Newsletter Feature of the Month: Optical Illusions

I copied and pasted this segment from the November newsletter I sent out yesterday.  Lots of fun links!  You can sign up for the newsletter on the right. Here’s a link to the November newsletter: Newsletter #2.

The classic Albers color interaction exercise above is included in one of the recent NPR stories. The X’s are the same color but appear to be different. This is just one of many ways to create optical effects that fool the eye. Some illusions involve color, some play with lines and forms, and all confuse the brain. I just spent four days exploring these phenomena with a few hardy polymer artist/guinea pigs in North Carolina. Crazy but fun!

Watch out! Here are some of my favorite optical illusion links:

For Kids: National Institute of Health
Michael Back: Hering Illusions and many others
Akiyoshi: Illusion Pages 
Recent: 21 Mind-Boggling Optical Illusions That Will Melt Your Brain

More on Josef Albers: Hirshhorn Collection

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Color Scales for Artists – November 21st at OSA

color mixing scales - Maggie Maggio

With the help of generous support from Muse Art and Design, our local independently owned art supply store, I’ve spent the last year exploring color in traditional media – acrylic, oil, watercolor and gouache paint,  ink, colored pencil and pastel.

As a result, I am now offering a workshop on making color scales in all media. The first of these fun classes - Color Scales for Artists – will be Friday, November 21st with the Oregon Society of Artists.  This workshop is a companion class to Rene Eisenbart’s “Color  Mixing Demystified” workshop at OSA on November 14th.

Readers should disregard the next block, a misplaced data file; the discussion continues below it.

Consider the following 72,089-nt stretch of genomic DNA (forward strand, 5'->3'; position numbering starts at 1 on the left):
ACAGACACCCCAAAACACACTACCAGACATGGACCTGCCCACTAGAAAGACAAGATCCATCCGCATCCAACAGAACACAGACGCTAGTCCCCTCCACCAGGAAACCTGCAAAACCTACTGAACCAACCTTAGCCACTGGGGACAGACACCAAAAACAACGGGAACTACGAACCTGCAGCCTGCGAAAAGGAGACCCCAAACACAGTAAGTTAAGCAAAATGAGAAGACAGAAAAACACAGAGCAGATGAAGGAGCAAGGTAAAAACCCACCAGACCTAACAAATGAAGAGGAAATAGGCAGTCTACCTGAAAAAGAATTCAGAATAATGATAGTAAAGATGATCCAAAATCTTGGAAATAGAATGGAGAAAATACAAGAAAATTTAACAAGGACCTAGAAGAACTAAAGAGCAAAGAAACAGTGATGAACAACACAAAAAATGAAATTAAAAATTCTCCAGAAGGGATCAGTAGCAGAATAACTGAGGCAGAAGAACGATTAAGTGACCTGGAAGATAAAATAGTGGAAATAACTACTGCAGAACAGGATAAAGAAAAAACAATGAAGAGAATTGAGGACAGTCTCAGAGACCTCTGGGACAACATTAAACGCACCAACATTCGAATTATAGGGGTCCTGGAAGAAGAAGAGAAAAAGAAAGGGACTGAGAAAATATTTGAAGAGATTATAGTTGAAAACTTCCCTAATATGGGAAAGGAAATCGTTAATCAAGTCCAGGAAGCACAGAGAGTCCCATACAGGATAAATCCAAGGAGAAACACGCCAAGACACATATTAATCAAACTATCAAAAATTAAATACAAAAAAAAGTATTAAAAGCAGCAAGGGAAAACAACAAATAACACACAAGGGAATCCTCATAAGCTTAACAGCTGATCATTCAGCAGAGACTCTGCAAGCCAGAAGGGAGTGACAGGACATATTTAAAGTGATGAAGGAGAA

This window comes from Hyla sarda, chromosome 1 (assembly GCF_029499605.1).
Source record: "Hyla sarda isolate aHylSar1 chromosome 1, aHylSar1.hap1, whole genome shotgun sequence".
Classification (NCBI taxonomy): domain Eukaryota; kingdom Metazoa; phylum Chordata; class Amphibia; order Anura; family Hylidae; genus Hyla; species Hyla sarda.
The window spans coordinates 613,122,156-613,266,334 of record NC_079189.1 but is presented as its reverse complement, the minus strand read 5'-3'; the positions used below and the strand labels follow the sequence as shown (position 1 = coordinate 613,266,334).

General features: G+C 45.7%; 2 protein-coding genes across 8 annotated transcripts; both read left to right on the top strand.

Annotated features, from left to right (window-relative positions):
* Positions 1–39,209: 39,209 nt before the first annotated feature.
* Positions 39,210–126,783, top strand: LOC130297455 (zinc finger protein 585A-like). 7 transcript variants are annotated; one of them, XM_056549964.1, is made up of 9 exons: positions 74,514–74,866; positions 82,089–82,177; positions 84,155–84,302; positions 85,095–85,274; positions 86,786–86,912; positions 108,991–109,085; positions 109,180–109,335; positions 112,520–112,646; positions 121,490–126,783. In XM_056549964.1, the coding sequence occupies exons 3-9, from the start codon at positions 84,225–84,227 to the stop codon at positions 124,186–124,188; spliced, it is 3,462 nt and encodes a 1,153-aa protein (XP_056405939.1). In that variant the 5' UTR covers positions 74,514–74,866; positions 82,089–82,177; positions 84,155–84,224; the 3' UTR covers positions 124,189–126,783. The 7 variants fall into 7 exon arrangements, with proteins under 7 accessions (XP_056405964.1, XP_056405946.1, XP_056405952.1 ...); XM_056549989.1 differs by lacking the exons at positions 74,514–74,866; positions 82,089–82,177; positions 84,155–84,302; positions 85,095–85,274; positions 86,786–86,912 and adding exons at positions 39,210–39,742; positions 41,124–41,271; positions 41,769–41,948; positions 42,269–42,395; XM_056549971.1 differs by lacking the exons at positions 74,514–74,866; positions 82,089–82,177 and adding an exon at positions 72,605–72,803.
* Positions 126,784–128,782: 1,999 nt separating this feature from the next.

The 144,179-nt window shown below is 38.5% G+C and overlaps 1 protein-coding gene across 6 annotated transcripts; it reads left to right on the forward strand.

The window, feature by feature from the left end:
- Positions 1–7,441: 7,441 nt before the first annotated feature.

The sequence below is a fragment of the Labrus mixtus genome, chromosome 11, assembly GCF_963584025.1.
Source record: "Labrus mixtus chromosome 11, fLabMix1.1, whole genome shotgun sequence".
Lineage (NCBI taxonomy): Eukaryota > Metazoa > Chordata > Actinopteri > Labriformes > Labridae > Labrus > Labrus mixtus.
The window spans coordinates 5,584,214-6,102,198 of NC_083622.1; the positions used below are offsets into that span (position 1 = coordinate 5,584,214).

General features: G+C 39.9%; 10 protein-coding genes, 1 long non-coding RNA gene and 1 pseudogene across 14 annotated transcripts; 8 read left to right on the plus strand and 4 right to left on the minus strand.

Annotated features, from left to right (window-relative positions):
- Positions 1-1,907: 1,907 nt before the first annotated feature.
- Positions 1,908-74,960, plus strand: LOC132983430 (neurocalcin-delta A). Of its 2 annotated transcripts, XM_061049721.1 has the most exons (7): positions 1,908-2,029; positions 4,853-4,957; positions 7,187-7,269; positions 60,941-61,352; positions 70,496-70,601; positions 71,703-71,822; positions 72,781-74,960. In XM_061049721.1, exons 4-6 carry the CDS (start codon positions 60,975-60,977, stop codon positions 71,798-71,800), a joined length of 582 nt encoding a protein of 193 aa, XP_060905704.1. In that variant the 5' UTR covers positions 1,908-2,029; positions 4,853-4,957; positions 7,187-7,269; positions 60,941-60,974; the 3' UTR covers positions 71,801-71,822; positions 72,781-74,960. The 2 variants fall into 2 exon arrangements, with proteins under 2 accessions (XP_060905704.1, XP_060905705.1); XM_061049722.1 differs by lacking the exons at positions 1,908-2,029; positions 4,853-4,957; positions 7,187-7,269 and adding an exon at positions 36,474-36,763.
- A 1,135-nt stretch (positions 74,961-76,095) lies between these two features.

Exploring the properties of colors and pigments as a separate activity from painting itself can save time and money. Making color scales can answer all sorts of color questions and can be an enjoyable and inspiring activity. Once you get a system in place, the process is quick, easy, painless and fun!

Participants will leave with a huge amount of experience under their belt, templates for making additional scales, and the beginnings of a collection of invaluable references for choosing and mixing any color they want.

If you’ve always thought about doing color studies but could never quite get started, this workshop is for you!


Bring the paint medium of your choice (oils, acrylics, watercolors, or gouache) in a variety of colors, including at least three colors that you use frequently or that you’d like to explore. The templates and tools will be provided.

We will be exploring three types of color scales:

test color mixing scales - Maggie MaggioTest Mixing Scales
Test mixing is recommended anytime you pick up new colors or materials. A few quick and loose color scales to white, water, or any clear medium can provide invaluable information about the tinting strength, opacity and bias of a new color as well as give you an immediate feel for how it handles. Bring your favorite colors to test – or new colors to try out.

color chart scales - Maggie MaggioColor Chart Scales
Mixing every color on your palette to all the other colors is a standard color mixing exercise. The best way to do this is with color scales instead of the standard grid or matrix. Not only will you be able to see more colors than just the half-to-half mix, you can continue to add to your collection every time you pick up new colors.

These color chart scales are designed to be connected into a fan deck that spreads out to show all the colors and their tints. Bring four colors to practice mixing to each other.

limited palette color mixing scales - Maggie MaggioBase Mixing or Limited Palette Scales
Color scales are a simple way to map the gamut (or range) of colors possible using just three colors. The Maggio Mixing Map is a triangular chart that starts with five base colors between the blue/cyan and the red/magenta corners.

After the base colors are mixed, a series of five vertical color scales are mixed from the base colors to yellow. The result is a visually balanced chart that includes higher saturation colors on the outside of the triangle and lower saturation colors on the inside. All of the colors can also be tinted if time permits.